Our self-conception derives mostly from our own experience. We believe ourselves to be conscious, rational, social, ethical, language-using, political agents who possess free will. Yet we know we exist in a universe that consists of mindless, meaningless, unfree, nonrational, brute physical particles. How can we resolve the conflict between these two visions? In Freedom and Neurobiology, the philosopher John Searle discusses the possibility of free will within the context of contemporary neurobiology. He begins by explaining the relationship between human reality and the more fundamental reality as described by physics and chemistry. Then he proposes a neurobiological resolution to the problem by demonstrating how various conceptions of free will have different consequences for the neurobiology of consciousness. In the second half of the book, Searle applies his theory of social reality to the problem of political power, explaining the role of language in the formation of our political reality.
The institutional structures that organize, empower, and regulate our lives-money, property, marriage, government-consist in the assignment and collective acceptance of certain statuses to objects and people. Whether it is the president of the United States, a twenty-dollar bill, or private property, these entities perform functions as determined by their status in our institutional reality. Searle focuses on the political powers that exist within these systems of status functions and the way in which language constitutes them. Searle argues that consciousness and rationality are crucial to our existence and that they are the result of the biological evolution of our species. He addresses the problem of free will within the context of a neurobiological conception of consciousness and rationality, and he addresses the problem of political power within the context of this analysis. A clear and concise contribution to the free-will debate and the study of cognition, Freedom and Neurobiology is essential reading for students and scholars of the philosophy of mind.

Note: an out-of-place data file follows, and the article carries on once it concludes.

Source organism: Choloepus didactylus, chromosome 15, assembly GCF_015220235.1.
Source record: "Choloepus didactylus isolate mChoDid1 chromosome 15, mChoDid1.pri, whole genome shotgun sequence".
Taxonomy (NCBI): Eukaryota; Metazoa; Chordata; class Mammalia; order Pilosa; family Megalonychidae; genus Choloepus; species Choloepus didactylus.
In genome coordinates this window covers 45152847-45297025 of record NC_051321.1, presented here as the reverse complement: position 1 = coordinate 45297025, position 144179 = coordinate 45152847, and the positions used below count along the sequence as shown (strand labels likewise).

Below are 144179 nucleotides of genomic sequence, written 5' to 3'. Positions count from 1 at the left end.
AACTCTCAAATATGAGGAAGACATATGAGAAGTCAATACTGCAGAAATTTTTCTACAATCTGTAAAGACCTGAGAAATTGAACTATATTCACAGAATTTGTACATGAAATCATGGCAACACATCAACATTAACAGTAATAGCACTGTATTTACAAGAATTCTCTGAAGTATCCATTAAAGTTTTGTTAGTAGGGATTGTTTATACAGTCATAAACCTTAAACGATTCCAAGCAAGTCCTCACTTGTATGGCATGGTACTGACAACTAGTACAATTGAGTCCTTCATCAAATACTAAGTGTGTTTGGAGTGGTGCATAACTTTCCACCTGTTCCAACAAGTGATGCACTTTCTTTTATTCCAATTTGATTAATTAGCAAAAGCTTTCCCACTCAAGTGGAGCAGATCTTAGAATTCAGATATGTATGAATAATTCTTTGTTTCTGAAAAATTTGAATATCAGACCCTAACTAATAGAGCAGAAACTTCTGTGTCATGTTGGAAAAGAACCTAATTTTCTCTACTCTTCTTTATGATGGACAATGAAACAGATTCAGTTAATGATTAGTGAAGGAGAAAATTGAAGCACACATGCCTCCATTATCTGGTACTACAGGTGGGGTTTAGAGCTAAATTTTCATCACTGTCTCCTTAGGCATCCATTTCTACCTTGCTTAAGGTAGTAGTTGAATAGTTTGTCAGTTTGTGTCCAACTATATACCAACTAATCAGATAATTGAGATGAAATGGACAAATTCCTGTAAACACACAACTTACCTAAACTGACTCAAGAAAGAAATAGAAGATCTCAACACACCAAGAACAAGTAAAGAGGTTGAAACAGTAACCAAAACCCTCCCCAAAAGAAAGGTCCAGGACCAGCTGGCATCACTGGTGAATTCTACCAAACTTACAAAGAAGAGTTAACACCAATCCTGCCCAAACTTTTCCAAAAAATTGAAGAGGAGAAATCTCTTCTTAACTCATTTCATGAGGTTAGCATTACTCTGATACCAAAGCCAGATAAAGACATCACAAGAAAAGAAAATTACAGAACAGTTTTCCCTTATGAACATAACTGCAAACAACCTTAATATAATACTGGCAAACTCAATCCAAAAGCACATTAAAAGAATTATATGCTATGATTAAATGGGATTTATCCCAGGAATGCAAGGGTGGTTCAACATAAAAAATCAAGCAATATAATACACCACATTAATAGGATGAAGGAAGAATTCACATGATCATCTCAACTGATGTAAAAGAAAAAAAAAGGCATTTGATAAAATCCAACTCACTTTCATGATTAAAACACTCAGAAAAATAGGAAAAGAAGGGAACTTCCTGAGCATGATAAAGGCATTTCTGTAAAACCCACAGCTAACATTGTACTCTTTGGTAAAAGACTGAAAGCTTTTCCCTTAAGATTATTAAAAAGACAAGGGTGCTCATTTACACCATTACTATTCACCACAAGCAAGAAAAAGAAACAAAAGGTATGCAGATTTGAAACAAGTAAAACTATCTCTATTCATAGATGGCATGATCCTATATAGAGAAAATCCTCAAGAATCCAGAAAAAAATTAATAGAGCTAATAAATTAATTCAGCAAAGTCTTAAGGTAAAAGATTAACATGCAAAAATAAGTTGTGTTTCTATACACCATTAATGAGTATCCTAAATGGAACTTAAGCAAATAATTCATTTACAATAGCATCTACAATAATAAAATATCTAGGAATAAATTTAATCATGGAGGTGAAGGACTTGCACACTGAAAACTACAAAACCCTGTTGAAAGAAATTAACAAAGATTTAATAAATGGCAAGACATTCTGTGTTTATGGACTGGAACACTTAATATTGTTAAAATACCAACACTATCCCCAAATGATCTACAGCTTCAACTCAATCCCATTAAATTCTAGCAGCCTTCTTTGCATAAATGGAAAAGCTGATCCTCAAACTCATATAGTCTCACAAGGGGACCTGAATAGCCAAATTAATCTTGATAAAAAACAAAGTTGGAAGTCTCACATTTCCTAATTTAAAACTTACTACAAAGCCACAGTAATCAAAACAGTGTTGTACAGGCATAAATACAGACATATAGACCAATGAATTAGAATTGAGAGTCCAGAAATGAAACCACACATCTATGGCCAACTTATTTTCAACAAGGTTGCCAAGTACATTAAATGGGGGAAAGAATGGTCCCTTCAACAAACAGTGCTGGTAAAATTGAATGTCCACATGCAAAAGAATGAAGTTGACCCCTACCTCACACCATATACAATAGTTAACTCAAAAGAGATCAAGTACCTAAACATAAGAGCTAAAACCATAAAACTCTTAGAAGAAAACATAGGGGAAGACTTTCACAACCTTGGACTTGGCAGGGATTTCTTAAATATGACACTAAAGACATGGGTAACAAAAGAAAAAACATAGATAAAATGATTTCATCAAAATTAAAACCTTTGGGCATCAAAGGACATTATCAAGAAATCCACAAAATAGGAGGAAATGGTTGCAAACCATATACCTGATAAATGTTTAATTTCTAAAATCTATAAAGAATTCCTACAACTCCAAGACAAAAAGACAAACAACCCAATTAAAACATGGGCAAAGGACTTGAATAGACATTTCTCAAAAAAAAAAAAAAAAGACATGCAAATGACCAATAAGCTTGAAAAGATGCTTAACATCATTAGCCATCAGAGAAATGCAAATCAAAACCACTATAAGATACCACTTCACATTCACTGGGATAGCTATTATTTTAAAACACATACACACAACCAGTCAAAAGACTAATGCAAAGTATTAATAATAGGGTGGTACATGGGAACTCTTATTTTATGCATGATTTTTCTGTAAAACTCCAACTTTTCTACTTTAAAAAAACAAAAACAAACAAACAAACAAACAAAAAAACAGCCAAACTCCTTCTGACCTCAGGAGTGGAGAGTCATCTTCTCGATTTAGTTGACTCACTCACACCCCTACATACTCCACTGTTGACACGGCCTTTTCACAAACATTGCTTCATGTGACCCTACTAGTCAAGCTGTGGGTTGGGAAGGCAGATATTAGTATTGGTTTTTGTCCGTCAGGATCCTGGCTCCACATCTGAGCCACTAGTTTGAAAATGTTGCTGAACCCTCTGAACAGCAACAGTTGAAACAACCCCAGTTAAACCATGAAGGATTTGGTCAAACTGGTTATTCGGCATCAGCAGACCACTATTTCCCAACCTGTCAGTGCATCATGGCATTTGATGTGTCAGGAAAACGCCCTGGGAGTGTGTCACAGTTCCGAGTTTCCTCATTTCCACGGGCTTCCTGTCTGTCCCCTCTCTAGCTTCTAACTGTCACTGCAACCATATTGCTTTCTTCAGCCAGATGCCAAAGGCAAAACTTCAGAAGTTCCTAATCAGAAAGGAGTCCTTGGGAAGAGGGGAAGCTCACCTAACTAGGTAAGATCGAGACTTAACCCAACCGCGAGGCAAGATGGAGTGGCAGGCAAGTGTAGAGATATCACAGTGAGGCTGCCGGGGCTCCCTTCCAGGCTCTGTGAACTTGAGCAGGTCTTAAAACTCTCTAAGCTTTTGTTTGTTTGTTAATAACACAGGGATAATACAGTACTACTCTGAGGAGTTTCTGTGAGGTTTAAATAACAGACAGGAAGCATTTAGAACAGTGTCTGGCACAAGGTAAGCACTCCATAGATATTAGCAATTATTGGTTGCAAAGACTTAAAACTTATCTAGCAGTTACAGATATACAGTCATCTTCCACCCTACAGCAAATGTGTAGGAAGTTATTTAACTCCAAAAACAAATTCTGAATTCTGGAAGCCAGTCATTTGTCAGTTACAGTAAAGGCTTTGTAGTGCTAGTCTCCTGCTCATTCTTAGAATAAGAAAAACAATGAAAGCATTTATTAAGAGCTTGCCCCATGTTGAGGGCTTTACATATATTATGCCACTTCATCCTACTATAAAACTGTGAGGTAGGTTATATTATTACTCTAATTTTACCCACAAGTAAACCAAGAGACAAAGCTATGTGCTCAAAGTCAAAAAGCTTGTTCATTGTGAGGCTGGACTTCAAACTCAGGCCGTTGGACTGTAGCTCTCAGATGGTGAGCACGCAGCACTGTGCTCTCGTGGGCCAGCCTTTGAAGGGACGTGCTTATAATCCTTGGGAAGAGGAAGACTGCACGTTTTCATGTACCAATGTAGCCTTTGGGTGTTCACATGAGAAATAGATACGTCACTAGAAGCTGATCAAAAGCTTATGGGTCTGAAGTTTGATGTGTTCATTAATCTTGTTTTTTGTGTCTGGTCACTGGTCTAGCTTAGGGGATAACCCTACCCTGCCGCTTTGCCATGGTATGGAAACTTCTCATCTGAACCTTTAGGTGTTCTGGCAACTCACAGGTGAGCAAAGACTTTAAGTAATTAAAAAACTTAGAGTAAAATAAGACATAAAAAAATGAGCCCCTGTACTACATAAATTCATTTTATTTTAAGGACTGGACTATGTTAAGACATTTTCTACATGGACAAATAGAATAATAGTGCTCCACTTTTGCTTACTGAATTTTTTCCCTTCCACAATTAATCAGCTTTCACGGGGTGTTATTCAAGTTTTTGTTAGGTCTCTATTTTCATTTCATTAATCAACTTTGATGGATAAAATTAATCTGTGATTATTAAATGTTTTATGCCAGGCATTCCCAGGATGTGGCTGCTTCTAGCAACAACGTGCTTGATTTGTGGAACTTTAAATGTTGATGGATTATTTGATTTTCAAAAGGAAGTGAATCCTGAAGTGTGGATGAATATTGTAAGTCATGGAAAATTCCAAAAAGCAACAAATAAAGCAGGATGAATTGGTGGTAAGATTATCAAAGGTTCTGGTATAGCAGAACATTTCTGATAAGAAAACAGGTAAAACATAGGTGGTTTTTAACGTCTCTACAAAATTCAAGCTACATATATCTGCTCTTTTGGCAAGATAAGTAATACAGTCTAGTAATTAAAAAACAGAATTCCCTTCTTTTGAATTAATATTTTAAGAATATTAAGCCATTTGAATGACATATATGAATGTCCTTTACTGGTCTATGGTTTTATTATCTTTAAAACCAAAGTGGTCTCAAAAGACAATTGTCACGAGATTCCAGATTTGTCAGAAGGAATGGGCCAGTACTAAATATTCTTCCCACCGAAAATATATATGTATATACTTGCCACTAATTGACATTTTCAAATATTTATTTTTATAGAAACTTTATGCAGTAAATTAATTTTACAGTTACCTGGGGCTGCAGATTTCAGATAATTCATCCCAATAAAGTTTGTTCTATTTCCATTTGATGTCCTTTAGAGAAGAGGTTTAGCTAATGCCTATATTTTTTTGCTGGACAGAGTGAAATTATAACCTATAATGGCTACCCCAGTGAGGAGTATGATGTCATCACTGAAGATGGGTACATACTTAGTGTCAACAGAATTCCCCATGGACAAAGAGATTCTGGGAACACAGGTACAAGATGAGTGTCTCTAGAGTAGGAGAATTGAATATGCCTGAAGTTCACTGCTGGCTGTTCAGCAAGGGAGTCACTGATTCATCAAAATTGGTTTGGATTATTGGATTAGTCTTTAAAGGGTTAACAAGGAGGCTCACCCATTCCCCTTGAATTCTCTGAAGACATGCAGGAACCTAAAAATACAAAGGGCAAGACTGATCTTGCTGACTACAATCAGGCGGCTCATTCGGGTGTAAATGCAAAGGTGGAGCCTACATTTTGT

Publisher: Columbia University Press
Number of pages: 128
Weight: 298 g
Dimensions: 210 x 140 x 16 mm
This book is a short but powerful presentation of views of the author... [it] includes interesting new arguments and is very useful... as an excellent and exceptionally clear summary of the free-will debate. -- Joelle Proust, director of research, Institut Jean-Nicod, Paris This small book speaks volumes. It shows why John Searle is the most widely read of philosophers of mind today and why he has a particularly large following among brain scientists. Searle here illustrates that he owes his success to two fundamental talents rare among philosophers. First, he is eminently readable. He is not simply interested in exposing his vast erudition but in explaining in straightforward entertaining prose what the issues of free will, language, and brain sciences are about. Second, Searle is eminently empirical. He does not see philosophy of mind as a rarefied discipline but one that is continuous with physics, biology, and brain science. Searle sees the task of philosophy as posing problems in precise enough terms to permit of an empirical, scientific solution. These two features are brilliantly in evidence in this marvelous book. But what makes these lectures particularly inviting for readers not yet addicted to Searle is that he provides here--for the first time--a broad introduction to the complete Searle. He combines in a thin volume the two major interests of his career: his early focus on language and his current focus on consciousness and free will. This is an irresistible treat for both the uninitiated and the cognoscenti. -- Eric Kandel, Nobel Laureate, Columbia University This engaging small volume serves as a token reminder of how masterfully Searle manages to combine philosophical innovation with clarity of prose. -- Constantine Sandis Metapsychology Clear and engaging. -- Randall J. Russac Science Books and Films Searle is a beacon of accessible expertise, a throwback to a time when philosophy was part of the public debate. -- David Papineau Times Literary Supplement [A] slim, elegantly written and intellectually rigorous volume. British Journal of Psychiatry A brief clearly articulated account by one the world's foremost philosophers. -- Henry Stapp Journal of Consciousness Studies Perhaps most importantly, it sets forth a suggestive vision of the systematic connections across various philosophical fields and avenues for their further exploration. -- Daniel K. Silber Philosophy in Review